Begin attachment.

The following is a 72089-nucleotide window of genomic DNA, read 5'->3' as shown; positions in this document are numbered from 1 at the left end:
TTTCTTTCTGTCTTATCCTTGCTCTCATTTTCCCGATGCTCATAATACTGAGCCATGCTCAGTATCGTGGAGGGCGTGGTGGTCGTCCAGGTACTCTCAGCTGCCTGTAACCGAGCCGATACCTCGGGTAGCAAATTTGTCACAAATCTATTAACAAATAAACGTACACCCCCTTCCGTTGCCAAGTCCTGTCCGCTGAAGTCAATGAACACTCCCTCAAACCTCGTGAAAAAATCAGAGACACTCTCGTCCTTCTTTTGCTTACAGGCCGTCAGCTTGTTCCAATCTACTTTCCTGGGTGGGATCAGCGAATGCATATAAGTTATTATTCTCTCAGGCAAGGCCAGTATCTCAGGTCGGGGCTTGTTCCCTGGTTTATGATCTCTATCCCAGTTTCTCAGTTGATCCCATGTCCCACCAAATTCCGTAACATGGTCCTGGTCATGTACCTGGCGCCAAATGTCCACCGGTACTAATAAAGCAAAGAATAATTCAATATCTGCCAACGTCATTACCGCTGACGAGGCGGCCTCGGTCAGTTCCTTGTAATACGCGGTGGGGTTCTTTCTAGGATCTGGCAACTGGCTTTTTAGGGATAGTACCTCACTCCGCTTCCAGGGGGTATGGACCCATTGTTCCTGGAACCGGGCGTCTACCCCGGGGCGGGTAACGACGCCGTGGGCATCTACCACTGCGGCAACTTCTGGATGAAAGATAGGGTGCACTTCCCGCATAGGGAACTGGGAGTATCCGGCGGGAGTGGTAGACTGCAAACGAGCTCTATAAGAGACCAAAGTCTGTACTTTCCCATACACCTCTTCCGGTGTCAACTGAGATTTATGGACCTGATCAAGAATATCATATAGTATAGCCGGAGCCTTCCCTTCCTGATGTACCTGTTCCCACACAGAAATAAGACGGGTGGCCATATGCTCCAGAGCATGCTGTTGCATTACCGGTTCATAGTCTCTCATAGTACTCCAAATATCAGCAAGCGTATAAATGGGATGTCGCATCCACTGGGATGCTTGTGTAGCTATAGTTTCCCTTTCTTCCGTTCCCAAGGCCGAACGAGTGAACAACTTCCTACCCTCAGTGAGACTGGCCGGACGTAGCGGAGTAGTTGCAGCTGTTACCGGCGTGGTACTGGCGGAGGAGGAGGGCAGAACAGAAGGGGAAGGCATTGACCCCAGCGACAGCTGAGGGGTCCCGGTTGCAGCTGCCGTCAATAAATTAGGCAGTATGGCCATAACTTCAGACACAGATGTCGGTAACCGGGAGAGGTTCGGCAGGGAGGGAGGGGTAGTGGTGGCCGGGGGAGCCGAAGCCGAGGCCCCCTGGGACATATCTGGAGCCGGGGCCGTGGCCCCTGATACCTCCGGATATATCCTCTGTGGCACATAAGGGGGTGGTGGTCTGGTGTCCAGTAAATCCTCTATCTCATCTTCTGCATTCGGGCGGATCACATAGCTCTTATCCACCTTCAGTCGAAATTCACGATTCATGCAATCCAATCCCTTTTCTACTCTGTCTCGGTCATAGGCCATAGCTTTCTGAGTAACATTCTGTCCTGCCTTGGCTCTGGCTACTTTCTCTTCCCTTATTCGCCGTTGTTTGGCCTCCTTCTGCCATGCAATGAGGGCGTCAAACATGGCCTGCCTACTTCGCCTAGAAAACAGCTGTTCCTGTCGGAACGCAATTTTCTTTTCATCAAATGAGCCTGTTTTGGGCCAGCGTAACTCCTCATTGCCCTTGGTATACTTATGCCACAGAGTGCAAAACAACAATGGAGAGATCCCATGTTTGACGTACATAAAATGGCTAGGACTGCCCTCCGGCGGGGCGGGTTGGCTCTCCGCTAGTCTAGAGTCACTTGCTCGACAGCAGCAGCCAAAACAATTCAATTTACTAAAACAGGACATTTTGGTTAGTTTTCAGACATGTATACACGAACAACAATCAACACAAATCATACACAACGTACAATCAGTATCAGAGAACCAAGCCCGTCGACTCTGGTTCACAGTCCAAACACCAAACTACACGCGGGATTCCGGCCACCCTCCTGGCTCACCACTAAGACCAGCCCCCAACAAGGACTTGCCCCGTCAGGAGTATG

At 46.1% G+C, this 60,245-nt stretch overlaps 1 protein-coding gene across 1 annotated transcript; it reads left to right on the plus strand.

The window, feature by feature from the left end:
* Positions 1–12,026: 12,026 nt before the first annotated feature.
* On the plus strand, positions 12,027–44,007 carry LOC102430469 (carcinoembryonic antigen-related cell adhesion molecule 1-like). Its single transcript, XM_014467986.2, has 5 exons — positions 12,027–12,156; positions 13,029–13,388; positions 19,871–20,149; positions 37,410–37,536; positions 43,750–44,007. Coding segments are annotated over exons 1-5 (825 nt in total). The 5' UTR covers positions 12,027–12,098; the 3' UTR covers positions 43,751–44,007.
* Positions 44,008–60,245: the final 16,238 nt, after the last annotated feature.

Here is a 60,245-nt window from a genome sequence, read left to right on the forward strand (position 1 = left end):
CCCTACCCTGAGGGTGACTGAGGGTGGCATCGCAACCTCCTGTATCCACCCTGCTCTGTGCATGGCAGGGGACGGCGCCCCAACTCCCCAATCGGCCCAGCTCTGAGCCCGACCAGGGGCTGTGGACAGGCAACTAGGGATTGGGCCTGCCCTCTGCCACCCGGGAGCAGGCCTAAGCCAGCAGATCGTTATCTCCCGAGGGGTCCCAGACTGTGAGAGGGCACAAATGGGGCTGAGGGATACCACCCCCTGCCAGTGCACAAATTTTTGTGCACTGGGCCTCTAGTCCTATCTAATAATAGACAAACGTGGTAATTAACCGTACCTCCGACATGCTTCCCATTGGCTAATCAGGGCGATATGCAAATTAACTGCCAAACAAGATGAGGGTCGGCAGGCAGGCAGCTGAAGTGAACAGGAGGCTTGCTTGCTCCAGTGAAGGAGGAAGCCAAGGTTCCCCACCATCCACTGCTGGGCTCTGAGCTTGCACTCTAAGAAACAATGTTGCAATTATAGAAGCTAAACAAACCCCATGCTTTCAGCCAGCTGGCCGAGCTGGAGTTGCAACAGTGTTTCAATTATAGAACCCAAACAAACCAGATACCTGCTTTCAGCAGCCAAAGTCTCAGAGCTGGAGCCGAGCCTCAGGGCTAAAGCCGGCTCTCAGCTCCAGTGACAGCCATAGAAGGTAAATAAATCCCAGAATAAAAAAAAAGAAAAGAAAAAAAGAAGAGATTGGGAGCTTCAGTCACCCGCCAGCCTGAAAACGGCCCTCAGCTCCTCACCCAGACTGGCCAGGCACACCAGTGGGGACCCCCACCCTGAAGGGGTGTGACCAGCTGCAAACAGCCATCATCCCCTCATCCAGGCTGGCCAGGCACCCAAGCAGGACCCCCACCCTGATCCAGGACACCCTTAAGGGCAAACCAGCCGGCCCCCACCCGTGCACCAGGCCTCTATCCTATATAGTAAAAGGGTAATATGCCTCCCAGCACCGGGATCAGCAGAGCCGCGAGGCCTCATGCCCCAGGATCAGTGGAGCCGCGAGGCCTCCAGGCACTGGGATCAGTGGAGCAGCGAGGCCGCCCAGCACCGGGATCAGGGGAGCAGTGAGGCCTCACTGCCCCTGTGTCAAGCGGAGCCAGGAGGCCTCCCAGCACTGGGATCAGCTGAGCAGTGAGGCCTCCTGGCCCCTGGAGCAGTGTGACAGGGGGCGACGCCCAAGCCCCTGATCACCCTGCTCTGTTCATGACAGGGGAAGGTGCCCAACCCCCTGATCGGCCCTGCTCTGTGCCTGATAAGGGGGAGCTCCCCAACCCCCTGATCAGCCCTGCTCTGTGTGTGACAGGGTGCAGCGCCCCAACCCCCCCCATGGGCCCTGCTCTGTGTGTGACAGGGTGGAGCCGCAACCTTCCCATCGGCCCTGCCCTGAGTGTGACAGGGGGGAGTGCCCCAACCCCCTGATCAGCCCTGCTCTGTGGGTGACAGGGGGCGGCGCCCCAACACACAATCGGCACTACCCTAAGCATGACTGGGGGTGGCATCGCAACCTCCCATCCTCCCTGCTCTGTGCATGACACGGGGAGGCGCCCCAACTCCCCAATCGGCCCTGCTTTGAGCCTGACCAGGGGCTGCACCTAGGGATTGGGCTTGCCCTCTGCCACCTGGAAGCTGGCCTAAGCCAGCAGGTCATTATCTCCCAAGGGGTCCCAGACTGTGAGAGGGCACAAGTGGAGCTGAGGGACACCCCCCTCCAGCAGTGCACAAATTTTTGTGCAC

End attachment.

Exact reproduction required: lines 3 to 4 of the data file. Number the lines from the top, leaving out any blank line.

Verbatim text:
At 46.1% G+C, this 60,245-nt stretch overlaps 1 protein-coding gene across 1 annotated transcript; it reads left to right on the plus strand.

The window, feature by feature from the left end: